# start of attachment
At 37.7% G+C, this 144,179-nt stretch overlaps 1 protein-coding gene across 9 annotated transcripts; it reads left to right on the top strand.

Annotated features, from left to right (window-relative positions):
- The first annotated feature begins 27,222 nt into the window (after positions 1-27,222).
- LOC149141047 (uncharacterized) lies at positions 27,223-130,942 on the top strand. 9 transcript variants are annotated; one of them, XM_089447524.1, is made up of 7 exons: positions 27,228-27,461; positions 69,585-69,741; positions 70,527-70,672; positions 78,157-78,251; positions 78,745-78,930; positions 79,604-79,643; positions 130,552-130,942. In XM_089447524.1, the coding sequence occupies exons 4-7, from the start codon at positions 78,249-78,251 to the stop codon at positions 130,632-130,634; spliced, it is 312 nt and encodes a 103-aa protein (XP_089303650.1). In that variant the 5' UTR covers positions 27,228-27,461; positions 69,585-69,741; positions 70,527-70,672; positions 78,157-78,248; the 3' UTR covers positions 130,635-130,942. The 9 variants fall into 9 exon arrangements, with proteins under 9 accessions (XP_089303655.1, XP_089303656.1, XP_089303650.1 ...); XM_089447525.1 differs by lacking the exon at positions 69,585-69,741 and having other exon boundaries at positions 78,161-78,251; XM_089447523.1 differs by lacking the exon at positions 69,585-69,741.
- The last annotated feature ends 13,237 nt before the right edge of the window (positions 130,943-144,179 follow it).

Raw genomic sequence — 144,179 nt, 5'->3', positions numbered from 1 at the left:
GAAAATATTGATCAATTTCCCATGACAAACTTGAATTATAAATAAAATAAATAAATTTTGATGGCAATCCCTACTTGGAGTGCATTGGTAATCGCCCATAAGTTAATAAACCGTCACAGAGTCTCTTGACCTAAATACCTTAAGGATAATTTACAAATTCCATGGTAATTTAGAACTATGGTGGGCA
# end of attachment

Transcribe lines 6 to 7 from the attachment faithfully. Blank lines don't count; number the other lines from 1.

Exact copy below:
Raw genomic sequence — 144,179 nt, 5'->3', positions numbered from 1 at the left:
GAAAATATTGATCAATTTCCCATGACAAACTTGAATTATAAATAAAATAAATAAATTTTGATGGCAATCCCTACTTGGAGTGCATTGGTAATCGCCCATAAGTTAATAAACCGTCACAGAGTCTCTTGACCTAAATACCTTAAGGATAATTTACAAATTCCATGGTAATTTAGAACTATGGTGGGCA